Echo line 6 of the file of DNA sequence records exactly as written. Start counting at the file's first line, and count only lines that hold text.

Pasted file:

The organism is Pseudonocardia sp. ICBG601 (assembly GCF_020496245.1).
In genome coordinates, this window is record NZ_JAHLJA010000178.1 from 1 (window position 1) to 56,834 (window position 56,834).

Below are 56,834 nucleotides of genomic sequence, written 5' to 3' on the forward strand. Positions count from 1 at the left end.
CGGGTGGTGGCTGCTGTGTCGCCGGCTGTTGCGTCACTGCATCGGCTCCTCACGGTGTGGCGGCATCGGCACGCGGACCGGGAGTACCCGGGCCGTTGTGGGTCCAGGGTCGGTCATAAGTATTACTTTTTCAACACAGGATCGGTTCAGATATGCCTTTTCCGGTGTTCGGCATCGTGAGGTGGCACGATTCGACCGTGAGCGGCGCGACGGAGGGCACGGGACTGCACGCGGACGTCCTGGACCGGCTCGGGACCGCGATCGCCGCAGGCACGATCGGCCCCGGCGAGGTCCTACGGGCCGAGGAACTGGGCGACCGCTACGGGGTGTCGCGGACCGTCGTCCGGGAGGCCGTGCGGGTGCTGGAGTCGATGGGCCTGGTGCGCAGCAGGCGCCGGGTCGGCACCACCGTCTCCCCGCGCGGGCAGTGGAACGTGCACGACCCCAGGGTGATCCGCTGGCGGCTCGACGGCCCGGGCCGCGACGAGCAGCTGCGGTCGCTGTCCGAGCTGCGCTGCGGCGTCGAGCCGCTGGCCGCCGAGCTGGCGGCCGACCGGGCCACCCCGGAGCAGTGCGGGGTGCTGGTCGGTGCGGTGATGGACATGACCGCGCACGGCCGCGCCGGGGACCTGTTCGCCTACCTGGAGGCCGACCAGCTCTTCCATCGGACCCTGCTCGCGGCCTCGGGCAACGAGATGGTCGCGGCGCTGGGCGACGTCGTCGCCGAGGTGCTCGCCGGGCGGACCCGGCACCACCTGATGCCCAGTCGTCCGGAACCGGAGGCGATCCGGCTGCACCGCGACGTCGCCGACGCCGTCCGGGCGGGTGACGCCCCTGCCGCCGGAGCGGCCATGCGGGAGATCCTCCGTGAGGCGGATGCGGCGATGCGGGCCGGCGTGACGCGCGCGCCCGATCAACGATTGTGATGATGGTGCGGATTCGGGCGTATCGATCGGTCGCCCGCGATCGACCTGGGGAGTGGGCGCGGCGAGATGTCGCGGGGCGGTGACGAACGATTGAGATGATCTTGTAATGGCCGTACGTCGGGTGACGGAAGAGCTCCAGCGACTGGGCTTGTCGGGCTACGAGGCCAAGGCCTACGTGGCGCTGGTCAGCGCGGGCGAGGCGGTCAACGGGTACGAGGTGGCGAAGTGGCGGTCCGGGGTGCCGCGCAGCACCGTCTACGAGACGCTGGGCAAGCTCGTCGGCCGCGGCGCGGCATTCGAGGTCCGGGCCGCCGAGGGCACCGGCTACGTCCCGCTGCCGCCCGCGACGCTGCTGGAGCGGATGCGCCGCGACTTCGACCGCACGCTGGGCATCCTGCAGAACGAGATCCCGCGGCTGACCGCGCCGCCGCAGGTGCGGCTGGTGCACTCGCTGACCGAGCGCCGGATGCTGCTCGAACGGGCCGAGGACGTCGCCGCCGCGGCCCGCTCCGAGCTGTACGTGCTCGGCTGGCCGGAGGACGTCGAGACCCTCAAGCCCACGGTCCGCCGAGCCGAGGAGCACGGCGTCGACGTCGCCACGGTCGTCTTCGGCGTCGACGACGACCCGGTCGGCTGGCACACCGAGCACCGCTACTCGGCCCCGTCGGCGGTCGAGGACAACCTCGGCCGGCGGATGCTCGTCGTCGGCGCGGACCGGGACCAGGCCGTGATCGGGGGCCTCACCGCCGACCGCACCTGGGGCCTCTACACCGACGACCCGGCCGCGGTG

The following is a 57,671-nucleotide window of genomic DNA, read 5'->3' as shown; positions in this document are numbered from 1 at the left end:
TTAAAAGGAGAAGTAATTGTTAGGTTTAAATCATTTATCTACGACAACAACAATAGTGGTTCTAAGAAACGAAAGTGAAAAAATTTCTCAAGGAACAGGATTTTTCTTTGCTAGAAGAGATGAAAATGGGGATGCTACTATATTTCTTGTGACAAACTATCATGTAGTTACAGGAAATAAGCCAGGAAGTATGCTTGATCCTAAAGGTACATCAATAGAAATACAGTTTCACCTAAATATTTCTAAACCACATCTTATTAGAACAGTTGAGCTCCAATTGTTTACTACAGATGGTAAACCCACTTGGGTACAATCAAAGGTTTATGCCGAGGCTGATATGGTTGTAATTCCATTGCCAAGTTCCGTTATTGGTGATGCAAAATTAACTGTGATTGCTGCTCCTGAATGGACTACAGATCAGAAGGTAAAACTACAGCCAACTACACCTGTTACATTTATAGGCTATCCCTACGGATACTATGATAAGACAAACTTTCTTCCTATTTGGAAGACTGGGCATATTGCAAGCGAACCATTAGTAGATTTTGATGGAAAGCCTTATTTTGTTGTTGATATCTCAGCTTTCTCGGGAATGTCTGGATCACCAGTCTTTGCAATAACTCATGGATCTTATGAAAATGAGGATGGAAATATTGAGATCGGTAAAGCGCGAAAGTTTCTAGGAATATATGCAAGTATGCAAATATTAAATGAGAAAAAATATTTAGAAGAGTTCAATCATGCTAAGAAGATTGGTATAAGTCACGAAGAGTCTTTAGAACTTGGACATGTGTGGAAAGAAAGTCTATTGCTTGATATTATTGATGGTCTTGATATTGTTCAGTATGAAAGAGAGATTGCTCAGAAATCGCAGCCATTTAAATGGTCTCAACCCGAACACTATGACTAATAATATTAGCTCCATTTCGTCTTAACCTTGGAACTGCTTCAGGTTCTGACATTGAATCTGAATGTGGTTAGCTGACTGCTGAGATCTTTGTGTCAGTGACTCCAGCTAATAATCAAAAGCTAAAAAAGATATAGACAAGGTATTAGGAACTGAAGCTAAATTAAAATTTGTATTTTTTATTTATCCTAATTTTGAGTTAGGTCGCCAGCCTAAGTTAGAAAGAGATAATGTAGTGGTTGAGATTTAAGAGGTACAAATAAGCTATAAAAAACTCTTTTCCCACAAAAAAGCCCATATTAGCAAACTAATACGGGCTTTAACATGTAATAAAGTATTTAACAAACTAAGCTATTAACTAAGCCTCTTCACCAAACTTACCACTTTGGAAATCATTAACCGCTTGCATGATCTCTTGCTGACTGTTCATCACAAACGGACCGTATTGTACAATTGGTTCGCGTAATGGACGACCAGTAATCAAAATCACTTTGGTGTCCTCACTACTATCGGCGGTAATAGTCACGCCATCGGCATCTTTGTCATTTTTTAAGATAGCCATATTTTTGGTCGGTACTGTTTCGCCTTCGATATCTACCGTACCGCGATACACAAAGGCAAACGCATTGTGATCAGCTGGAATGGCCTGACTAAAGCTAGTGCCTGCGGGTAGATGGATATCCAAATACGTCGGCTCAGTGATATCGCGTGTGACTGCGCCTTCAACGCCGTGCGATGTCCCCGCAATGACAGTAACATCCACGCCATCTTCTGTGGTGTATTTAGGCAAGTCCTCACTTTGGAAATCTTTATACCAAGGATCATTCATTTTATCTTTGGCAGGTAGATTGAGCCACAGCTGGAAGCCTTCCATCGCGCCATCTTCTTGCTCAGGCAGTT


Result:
TTAAAAGGAGAAGTAATTGTTAGGTTTAAATCATTTATCTACGACAACAACAATAGTGGTTCTAAGAAACGAAAGTGAAAAAATTTCTCAAGGAACAGGATTTTTCTTTGCTAGAAGAGATGAAAATGGGGATGCTACTATATTTCTTGTGACAAACTATCATGTAGTTACAGGAAATAAGCCAGGAAGTATGCTTGATCCTAAAGGTACATCAATAGAAATACAGTTTCACCTAAATATTTCTAAACCACATCTTATTAGAACAGTTGAGCTCCAATTGTTTACTACAGATGGTAAACCCACTTGGGTACAATCAAAGGTTTATGCCGAGGCTGATATGGTTGTAATTCCATTGCCAAGTTCCGTTATTGGTGATGCAAAATTAACTGTGATTGCTGCTCCTGAATGGACTACAGATCAGAAGGTAAAACTACAGCCAACTACACCTGTTACATTTATAGGCTATCCCTACGGATACTATGATAAGACAAACTTTCTTCCTATTTGGAAGACTGGGCATATTGCAAGCGAACCATTAGTAGATTTTGATGGAAAGCCTTATTTTGTTGTTGATATCTCAGCTTTCTCGGGAATGTCTGGATCACCAGTCTTTGCAATAACTCATGGATCTTATGAAAATGAGGATGGAAATATTGAGATCGGTAAAGCGCGAAAGTTTCTAGGAATATATGCAAGTATGCAAATATTAAATGAGAAAAAATATTTAGAAGAGTTCAATCATGCTAAGAAGATTGGTATAAGTCACGAAGAGTCTTTAGAACTTGGACATGTGTGGAAAGAAAGTCTATTGCTTGATATTATTGATGGTCTTGATATTGTTCAGTATGAAAGAGAGATTGCTCAGAAATCGCAGCCATTTAAATGGTCTCAACCCGAACACTATGACTAATAATATTAGCTCCATTTCGTCTTAACCTTGGAACTGCTTCAGGTTCTGACATTGAATCTGAATGTGGTTAGCTGACTGCTGAGATCTTTGTGTCAGTGACTCCAGCTAATAATCAAAAGCTAAAAAAGATATAGACAAGGTATTAGGAACTGAAGCTAAATTAAAATTTGTATTTTTTATTTATCCTAATTTTGAGTTAGGTCGCCAGCCTAAGTTAGAAAGAGATAATGTAGTGGTTGAGATTTAAGAGGTACAAATAAGCTATAAAAAACTCTTTTCCCACAAAAAAGCCCATATTAGCAAACTAATACGGGCTTTAACATGTAATAAAGTATTTAACAAACTAAGCTATTAACTAAGCCTCTTCACCAAACTTACCACTTTGGAAATCATTAACCGCTTGCATGATCTCTTGCTGACTGTTCATCACAAACGGACCGTATTGTACAATTGGTTCGCGTAATGGACGACCAGTAATCAAAATCACTTTGGTGTCCTCACTACTATCGGCGGTAATAGTCACGCCATCGGCATCTTTGTCATTTTTTAAGATAGCCATATTTTTGGTCGGTACTGTTTCGCCTTCGATATCTACCGTACCGCGATACACAAAGGCAAACGCATTGTGATCAGCTGGAATGGCCTGACTAAAGCTAGTGCCTGCGGGTAGATGGATATCCAAATACGTCGGCTCAGTGATATCGCGTGTGACTGCGCCTTCAACGCCGTGCGATGTCCCCGCAATGACAGTAACATCCACGCCATCTTCTGTGGTGTATTTAGGCAAGTCCTCACTTTGGAAATCTTTATACCAAGGATCATTCATTTTATCTTTGGCAGGTAGATTGAGCCACAGCTGGAAGCCTTCCATCGCGCCATCTTCTTGCTCAGGCAGTT